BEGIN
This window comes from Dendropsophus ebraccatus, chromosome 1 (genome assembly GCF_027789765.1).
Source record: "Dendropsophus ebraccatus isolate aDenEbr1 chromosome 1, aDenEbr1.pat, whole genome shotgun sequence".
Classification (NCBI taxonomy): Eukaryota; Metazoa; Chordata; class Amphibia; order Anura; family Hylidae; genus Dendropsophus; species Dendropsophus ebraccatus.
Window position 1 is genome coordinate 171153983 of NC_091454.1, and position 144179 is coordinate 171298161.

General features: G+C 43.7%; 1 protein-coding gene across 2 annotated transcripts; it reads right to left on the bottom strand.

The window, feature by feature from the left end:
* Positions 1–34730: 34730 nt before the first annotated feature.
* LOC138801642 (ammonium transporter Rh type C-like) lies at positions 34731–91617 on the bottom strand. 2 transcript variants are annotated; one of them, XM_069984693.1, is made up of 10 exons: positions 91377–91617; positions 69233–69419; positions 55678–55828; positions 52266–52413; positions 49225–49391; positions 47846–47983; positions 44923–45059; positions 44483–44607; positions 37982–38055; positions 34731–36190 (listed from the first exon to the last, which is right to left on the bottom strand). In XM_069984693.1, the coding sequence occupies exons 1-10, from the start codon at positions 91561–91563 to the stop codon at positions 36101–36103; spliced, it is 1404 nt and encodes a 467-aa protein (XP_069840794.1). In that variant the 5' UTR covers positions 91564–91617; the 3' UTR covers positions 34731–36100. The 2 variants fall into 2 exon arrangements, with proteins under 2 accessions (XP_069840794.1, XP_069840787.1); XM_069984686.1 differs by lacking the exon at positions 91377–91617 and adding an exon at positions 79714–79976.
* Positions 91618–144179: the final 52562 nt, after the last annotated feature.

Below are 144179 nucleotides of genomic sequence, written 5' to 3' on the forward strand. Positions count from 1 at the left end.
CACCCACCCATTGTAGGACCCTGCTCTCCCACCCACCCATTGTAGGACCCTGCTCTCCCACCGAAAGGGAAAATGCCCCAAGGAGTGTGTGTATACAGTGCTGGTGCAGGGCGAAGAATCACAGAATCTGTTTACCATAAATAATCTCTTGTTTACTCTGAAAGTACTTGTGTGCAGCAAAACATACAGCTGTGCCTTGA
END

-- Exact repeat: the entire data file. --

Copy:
This window comes from Dendropsophus ebraccatus, chromosome 1 (genome assembly GCF_027789765.1).
Source record: "Dendropsophus ebraccatus isolate aDenEbr1 chromosome 1, aDenEbr1.pat, whole genome shotgun sequence".
Classification (NCBI taxonomy): Eukaryota; Metazoa; Chordata; class Amphibia; order Anura; family Hylidae; genus Dendropsophus; species Dendropsophus ebraccatus.
Window position 1 is genome coordinate 171153983 of NC_091454.1, and position 144179 is coordinate 171298161.

General features: G+C 43.7%; 1 protein-coding gene across 2 annotated transcripts; it reads right to left on the bottom strand.

The window, feature by feature from the left end:
* Positions 1–34730: 34730 nt before the first annotated feature.
* LOC138801642 (ammonium transporter Rh type C-like) lies at positions 34731–91617 on the bottom strand. 2 transcript variants are annotated; one of them, XM_069984693.1, is made up of 10 exons: positions 91377–91617; positions 69233–69419; positions 55678–55828; positions 52266–52413; positions 49225–49391; positions 47846–47983; positions 44923–45059; positions 44483–44607; positions 37982–38055; positions 34731–36190 (listed from the first exon to the last, which is right to left on the bottom strand). In XM_069984693.1, the coding sequence occupies exons 1-10, from the start codon at positions 91561–91563 to the stop codon at positions 36101–36103; spliced, it is 1404 nt and encodes a 467-aa protein (XP_069840794.1). In that variant the 5' UTR covers positions 91564–91617; the 3' UTR covers positions 34731–36100. The 2 variants fall into 2 exon arrangements, with proteins under 2 accessions (XP_069840794.1, XP_069840787.1); XM_069984686.1 differs by lacking the exon at positions 91377–91617 and adding an exon at positions 79714–79976.
* Positions 91618–144179: the final 52562 nt, after the last annotated feature.

Below are 144179 nucleotides of genomic sequence, written 5' to 3' on the forward strand. Positions count from 1 at the left end.
CACCCACCCATTGTAGGACCCTGCTCTCCCACCCACCCATTGTAGGACCCTGCTCTCCCACCGAAAGGGAAAATGCCCCAAGGAGTGTGTGTATACAGTGCTGGTGCAGGGCGAAGAATCACAGAATCTGTTTACCATAAATAATCTCTTGTTTACTCTGAAAGTACTTGTGTGCAGCAAAACATACAGCTGTGCCTTGA